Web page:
Learning to Love Lawyers: Economic Development in the Knowledge Economy

Some people regard the proliferation of lawyers in the United States as a blight, a symptom of a society addicted to litigation. But here in Richmond, we love our lawyers.

In this town, where the economy is based largely upon professional services, the law is big business. At the end of 2007, according to Emily Dooley with the Times-Dispatch, the legal sector employed 5,838 people, about 2,000 of whom are attorneys. The industry sector’s average annual salary, which includes non-lawyers, was $77,000.

The legal profession is remarkably large for a city Richmond’s size. Several characteristics of the region account for the proliferation of practitioners. Richmond is home to the state capital, which provides lots of lobbying and regulatory work; a U.S. Court of Appeals, one of 12 in the country; and a Federal Reserve Bank. The city also has a large business clientele, including the corporate headquarters of 10 Fortune 1000 companies.

In my observation, however, the local client base is almost incidental to many Richmond attorneys, who are road warriors serving clients who rarely, if ever, set foot in the city. One friend of mine, who handles litigation for automobile manufacturers, zooms off every week to trials in courtrooms around the country. Another friend, an expert in land use law, travels nationally to work on cutting-edge real estate projects. Yet another represents a roster of Israeli firms doing business in the U.S.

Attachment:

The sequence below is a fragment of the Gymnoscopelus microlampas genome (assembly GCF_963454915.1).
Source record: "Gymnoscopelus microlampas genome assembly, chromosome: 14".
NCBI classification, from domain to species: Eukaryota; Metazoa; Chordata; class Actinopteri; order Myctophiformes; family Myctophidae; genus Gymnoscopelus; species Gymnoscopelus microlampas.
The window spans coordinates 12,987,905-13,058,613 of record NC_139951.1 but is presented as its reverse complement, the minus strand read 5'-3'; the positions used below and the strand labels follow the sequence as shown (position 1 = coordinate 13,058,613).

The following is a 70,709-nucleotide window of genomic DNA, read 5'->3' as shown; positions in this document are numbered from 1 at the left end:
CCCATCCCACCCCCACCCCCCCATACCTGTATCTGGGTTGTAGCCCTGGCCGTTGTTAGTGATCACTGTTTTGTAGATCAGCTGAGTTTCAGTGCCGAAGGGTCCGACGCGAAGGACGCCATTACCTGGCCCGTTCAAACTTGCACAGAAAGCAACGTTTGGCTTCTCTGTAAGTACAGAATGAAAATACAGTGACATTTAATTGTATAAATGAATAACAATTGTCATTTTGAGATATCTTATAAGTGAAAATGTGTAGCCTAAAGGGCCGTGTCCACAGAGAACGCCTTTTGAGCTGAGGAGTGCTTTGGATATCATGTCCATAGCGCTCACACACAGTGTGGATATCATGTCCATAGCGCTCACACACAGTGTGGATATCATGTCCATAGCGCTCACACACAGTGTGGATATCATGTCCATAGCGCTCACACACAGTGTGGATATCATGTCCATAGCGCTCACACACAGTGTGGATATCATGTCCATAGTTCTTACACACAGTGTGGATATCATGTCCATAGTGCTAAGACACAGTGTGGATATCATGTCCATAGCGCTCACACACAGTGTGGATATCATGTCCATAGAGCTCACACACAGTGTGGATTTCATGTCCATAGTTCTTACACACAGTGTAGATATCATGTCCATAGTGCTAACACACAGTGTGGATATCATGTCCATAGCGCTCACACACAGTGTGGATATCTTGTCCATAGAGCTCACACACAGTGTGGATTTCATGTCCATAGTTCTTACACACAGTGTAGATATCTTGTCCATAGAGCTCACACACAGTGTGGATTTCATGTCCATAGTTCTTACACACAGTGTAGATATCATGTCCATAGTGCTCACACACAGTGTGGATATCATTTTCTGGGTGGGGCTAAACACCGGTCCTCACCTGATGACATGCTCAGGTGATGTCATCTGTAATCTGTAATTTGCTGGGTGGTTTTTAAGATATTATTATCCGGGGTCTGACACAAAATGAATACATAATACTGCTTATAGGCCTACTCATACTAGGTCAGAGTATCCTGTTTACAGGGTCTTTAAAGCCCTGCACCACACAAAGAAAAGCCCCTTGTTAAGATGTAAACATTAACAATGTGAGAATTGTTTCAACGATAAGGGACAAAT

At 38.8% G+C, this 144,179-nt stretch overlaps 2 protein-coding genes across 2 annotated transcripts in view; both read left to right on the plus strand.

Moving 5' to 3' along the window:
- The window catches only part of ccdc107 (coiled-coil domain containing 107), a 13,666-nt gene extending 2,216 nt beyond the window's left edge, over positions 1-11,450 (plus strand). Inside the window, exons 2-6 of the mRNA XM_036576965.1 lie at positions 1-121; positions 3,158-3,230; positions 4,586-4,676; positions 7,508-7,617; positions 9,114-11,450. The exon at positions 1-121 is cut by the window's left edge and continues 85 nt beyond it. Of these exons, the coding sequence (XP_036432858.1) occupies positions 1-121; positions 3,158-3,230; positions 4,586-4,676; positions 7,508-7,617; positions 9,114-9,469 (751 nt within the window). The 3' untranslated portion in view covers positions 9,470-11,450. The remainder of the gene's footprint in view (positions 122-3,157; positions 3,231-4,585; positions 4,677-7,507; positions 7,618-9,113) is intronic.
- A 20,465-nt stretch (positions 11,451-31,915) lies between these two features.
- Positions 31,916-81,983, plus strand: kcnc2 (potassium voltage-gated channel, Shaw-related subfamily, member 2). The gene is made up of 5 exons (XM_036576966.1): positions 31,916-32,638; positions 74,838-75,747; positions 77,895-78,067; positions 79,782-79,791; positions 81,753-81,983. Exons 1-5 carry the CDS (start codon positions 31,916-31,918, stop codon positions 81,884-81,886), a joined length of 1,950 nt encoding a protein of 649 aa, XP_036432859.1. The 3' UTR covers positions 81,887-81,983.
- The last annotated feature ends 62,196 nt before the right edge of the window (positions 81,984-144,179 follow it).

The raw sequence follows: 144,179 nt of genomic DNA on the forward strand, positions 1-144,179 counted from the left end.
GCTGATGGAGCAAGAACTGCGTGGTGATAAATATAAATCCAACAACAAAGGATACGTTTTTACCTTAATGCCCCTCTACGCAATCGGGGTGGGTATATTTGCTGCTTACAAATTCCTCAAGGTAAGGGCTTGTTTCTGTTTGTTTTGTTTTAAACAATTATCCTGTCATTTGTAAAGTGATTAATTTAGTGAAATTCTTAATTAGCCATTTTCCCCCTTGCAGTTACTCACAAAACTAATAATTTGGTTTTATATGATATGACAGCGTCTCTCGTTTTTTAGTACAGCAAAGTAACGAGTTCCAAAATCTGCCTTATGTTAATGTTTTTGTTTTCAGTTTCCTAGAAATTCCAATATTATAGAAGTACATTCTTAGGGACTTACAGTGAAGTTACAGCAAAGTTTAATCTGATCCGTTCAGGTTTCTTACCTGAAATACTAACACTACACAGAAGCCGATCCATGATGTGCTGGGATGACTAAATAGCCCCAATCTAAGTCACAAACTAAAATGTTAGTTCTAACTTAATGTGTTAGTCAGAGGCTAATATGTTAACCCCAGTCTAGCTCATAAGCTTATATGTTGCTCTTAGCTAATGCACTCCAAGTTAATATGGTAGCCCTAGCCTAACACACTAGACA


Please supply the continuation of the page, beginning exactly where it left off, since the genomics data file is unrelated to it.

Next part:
More examples: After stepping down as governor, Gerald L. Baliles built a national practice as an aviation attorney. After stepping down as Secretary of Commerce and Trade, Michael Schewel has started working on alternate energy deals around the country.

In the Knowledge Economy, lawyers are more than ambulance chasers and pettifoggers — they are deal makers. The best of them do business anywhere, and they can live anywhere, they want. A remarkable number of top attorneys choose to live in Richmond.

Economic development of the Knowledge Economy is all about recruiting and retaining human capital. That’s made easier in Richmond by the number of large and growing firms: most prominently Hunton & Williams and McGuire Woods, but also fast-risers such as LeClair Ryan. Richmond has another big advantage in talent recruitment: access to excellent law schools such as the University of Virginia, William & Mary and the University of Richmond, all located within the region or a few miles down the Interstate. All three law schools recruit nationally, and a disproportionate number of their graduates are recruited by local law firms.

So, what can the Richmond region do to build its legal sector? Top lawyers travel a lot, so the most important piece of physical infrastructure is Richmond International Airport. Only a few years ago, Richmond had arguably the worst air service of any city its size. We now have a handsome new facility and much more competitive air fares and flight schedules. Otherwise, “economic development” consists of building the kind of communities that lawyers like to live in. In that regard, last weekend’s French Film Festival at Virginia Commonwealth University, an internationally known cultural event, may do more to make Richmond desirable to legal professionals than anything that traditional economic developers can do.

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  1. Anonymous Avatar

    How many lawers does it take to create an environment for law based economic development?

    Two: one to sue, one to defend.

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